Local time: 1:45 pm on Thursday, September 7
Weather: clear and warm
While the children nap, I'll address a few questions and comments from the Remarks section and from my email box.
- Yes, I made the borsht -- I practiced before we left home. The pelemini is in the frozen food case at the store. I have no idea what flavor we ate.
- They seem to be getting a clue about the future. Andy has started to show interest in the picture book and last night was showing Juliana their future beds.
- They are usually very nice to each other, sharing and helping. Andy does enjoy teasing her more than I would like, but I am rather teasing-intolerant in general.
- We figured out that the problem with the borsht is that zupa (soup) is a lunch item and we had tried to serve it at dinner. When we served it at lunch time, it was a hit. Today we had miso, which Andy loved and Juliana hated. I have the fixings for chicken soup for tomorrow.
- They answer to their new names, but when meeting new people they introduce themselves with their old names.
- Though they love the bath they both burst into tears, recoil, and whimper when I pick up the spray. I set the sprayer on low and the temperature on warm and they very slowly and tremulously test it. When they confirm it is okay, we spray. Each and every time, though, they are afraid of it at first. Poor tykes. I do love it that they are willing to trust me enough to try it. I’ll know we are making good progress when they don’t have to test it each time.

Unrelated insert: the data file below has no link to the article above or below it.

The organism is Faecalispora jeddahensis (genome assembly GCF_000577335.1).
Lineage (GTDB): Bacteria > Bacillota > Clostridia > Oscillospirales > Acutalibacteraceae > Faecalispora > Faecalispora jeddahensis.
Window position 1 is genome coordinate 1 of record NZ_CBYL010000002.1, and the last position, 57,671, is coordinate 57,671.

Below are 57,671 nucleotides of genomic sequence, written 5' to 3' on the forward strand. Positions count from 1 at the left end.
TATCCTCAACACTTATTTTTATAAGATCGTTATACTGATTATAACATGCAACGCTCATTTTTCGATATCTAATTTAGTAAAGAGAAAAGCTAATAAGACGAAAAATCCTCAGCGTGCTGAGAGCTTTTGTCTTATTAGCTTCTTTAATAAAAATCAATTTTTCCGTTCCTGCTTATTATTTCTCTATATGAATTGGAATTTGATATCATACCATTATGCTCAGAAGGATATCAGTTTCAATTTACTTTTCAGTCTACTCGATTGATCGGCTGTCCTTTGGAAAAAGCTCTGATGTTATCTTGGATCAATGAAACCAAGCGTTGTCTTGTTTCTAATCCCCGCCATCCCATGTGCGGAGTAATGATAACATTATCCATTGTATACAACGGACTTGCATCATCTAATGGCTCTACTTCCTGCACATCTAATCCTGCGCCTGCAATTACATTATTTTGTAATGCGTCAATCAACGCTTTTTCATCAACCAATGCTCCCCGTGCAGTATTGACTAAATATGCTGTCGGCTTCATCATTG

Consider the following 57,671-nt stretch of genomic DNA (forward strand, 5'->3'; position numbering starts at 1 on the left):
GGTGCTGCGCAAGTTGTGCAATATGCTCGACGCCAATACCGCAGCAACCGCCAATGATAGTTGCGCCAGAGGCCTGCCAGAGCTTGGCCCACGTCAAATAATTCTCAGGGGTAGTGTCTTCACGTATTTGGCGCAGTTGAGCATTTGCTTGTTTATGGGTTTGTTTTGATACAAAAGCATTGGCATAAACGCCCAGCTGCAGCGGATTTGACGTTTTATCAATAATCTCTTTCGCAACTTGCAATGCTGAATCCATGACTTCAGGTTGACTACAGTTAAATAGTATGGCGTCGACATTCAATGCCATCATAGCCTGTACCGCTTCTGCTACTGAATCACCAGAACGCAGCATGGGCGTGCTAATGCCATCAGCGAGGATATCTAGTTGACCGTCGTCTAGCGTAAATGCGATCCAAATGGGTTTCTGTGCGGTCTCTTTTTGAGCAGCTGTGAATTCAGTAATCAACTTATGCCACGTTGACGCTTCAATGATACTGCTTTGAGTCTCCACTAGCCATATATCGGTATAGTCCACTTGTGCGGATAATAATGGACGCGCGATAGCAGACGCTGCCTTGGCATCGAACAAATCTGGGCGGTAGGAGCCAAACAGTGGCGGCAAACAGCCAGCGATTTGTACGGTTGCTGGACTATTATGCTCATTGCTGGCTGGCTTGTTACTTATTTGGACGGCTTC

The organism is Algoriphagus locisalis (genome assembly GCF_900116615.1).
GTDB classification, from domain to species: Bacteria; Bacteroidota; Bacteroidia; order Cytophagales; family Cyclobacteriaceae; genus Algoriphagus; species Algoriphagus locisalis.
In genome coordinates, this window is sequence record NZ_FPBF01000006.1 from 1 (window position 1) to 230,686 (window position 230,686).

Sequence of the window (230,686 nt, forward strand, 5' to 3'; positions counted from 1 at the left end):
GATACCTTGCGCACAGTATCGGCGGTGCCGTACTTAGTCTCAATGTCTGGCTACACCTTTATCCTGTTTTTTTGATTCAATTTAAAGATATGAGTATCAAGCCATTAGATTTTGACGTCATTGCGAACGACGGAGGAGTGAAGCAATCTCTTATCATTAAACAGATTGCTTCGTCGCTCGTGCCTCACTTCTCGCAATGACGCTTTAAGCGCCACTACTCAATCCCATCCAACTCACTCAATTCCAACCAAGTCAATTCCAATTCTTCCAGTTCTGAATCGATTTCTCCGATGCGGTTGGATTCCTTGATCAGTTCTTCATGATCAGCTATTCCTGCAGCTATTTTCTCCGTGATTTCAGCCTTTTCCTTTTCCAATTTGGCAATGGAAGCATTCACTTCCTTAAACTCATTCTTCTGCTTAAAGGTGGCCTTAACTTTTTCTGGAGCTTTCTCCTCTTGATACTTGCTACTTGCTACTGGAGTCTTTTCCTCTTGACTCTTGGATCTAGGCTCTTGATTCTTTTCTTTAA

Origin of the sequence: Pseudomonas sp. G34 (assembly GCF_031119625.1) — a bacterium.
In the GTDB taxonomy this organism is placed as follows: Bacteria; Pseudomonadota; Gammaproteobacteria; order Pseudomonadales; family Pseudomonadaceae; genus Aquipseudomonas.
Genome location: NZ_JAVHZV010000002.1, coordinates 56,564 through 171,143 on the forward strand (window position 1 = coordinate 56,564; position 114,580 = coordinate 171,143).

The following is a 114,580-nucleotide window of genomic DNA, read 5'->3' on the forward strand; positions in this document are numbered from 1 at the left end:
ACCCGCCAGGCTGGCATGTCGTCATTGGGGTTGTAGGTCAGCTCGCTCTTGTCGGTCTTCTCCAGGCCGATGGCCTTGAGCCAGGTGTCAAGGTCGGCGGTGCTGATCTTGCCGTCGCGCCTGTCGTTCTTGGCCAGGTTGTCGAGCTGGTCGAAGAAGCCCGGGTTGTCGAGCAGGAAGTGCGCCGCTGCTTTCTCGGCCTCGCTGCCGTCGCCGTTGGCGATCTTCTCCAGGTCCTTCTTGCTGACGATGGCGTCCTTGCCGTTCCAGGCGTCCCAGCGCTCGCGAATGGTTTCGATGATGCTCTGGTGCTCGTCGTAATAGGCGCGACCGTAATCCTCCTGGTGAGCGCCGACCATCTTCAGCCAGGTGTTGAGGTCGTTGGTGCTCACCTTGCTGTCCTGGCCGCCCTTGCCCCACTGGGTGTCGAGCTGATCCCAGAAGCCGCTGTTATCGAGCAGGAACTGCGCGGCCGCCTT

- Eating: they eat a lot and are thrilled to be able to get second/thirds. Andy is really thin and has virtually no muscles, so we are pleased to see him clean his plate 2-3 times a meal. They usually will pour some of their drinking water into their yogurt cup or soup bowl in order to get the last drops.
- Language: All this is language that we’ve learned in less than 48 hours. Imagine how much we will have by the time we come home!
- Words they use now: Please, thank you, more please, I love you, good afternoon, mama, papa, okay.
- Words we use that they understand, but don’t yet say: socks, shoes, kitty, give to mama/papa, come to mama/papa, pajamas, pillow, sit, don’t touch, bed, sleep, stop, yes, no, good boy, good girl, hurry, pick up your toys, time for breakfast/lunch/snack/dinner, make your bed (they did this without being asked this morning J), clear the table, leave the kitchen, take a bath, bubbles, it’s okay, no.
- We recognize the Russian words for: bath, walk, give, hungry, pillow, teeth (they love to brush them, btw), shoes, small, mouse, dog, cat, cereal/rice, juice, poo and pee.
A few observations for those of you adopting older children.
- The first day was really hard, but life is steadily improving. Everything has just changed for these guys and they have no way of knowing whether or not behavior expectations are included in this change. When they started to see discipline (we are using TakeAway) their behavior improved a lot.
- If you are debating between one child or two, here are some thoughts about two. We think it is much easier on them and on us too, as they have a playmate and an ally. Though not biologically related, they have been living as siblings in their group all along, and the transition is natural. If you are considering two, I would suggest that asking for two from one group may be more significant than asking for two with shared genes.
- Don’t forget forts. Any living room can be transformed into a fort to their endless delight and amusement. Forts, as you may recall, have to be built and rebuilt a zillion times and will keep your children happily occupied for hours.
Our cool thing of the day: Andy asked us how to say something in English. This was the first time he has made a move to adapt his communication to us. Prior to this, everything was just repeated with hyper-clear enunciation. I think he has decided that we are too dumb to ever understand Russian, so he may have to resort to English.